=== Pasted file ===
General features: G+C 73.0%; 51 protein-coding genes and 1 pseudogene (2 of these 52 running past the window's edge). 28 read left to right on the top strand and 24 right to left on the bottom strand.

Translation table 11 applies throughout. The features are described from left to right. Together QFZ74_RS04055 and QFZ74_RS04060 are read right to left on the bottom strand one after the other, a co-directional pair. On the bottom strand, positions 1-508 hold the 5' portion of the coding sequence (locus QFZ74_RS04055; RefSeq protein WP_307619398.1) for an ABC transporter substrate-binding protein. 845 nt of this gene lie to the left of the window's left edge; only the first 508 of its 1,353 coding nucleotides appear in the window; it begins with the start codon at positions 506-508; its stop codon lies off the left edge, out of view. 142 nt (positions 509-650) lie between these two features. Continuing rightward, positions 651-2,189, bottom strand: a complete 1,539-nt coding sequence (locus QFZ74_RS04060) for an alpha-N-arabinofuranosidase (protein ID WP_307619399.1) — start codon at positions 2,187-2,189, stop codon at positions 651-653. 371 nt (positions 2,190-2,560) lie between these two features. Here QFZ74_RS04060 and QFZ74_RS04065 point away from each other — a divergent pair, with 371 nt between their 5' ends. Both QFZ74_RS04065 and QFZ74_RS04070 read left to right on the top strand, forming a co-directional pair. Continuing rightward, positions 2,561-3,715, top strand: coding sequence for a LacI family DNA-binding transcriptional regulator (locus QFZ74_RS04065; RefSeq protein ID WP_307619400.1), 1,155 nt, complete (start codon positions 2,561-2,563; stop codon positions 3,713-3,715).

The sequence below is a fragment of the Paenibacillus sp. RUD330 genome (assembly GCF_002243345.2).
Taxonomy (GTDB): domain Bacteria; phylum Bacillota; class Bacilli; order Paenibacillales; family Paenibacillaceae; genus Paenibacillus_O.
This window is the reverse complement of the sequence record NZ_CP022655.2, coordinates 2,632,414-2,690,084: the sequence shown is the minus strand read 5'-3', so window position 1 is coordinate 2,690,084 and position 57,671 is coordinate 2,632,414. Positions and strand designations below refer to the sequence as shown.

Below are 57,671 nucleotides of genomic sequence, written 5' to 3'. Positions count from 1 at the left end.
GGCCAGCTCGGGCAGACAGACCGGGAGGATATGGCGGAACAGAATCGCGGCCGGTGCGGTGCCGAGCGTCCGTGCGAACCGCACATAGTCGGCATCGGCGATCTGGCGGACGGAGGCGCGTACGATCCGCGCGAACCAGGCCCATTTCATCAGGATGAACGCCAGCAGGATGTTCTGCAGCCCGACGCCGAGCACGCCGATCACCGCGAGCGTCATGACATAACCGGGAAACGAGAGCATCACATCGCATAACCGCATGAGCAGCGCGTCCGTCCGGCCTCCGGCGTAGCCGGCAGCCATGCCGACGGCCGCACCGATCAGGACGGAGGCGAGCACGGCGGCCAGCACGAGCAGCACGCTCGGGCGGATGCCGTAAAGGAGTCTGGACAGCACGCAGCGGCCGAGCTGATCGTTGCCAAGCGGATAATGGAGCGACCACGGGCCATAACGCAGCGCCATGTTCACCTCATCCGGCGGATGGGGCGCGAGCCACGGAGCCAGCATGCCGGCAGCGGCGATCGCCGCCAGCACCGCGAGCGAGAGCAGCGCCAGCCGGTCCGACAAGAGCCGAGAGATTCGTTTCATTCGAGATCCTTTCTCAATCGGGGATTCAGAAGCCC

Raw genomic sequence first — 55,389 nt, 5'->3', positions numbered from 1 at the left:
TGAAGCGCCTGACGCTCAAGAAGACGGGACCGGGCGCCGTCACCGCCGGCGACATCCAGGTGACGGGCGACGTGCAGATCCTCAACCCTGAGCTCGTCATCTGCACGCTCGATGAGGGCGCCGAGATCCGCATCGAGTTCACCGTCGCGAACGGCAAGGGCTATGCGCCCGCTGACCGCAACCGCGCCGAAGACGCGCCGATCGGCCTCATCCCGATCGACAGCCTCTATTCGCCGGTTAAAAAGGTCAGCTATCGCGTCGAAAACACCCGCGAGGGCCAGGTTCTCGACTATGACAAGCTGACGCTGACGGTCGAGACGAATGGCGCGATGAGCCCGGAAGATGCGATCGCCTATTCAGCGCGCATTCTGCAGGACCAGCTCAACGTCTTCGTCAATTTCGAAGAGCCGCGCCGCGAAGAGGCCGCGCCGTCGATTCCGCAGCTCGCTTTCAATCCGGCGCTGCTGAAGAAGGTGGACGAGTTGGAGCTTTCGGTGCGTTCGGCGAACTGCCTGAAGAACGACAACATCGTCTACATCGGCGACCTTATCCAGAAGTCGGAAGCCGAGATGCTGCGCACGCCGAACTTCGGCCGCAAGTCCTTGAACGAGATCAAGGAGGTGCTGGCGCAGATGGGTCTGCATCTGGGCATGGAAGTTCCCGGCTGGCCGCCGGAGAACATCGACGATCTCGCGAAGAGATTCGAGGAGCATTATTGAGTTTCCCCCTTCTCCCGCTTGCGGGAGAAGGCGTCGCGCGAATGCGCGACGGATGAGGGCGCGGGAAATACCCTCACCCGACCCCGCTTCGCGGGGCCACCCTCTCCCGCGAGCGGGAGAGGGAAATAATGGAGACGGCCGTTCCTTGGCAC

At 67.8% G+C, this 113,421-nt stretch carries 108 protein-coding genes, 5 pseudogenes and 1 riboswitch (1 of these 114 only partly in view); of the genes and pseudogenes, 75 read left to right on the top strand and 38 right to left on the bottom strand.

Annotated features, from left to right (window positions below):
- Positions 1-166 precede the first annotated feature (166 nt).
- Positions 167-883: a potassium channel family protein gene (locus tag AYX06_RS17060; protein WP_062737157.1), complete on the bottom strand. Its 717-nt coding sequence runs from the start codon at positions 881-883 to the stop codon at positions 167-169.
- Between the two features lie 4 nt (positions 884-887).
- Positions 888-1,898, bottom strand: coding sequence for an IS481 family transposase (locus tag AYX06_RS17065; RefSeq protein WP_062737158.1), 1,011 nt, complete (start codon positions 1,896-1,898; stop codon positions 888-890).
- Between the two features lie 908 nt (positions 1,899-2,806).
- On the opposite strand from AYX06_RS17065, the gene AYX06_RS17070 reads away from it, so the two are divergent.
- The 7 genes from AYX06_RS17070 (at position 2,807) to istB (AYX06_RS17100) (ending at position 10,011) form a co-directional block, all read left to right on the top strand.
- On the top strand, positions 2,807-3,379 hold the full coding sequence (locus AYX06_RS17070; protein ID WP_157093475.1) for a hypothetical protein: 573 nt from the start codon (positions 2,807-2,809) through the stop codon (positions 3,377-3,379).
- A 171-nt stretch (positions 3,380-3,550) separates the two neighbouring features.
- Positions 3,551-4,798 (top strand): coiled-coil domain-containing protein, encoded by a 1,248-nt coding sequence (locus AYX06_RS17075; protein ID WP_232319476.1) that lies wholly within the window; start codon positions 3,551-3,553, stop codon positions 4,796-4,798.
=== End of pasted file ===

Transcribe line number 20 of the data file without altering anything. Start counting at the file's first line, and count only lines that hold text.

- A 171-nt stretch (positions 3,380-3,550) separates the two neighbouring features.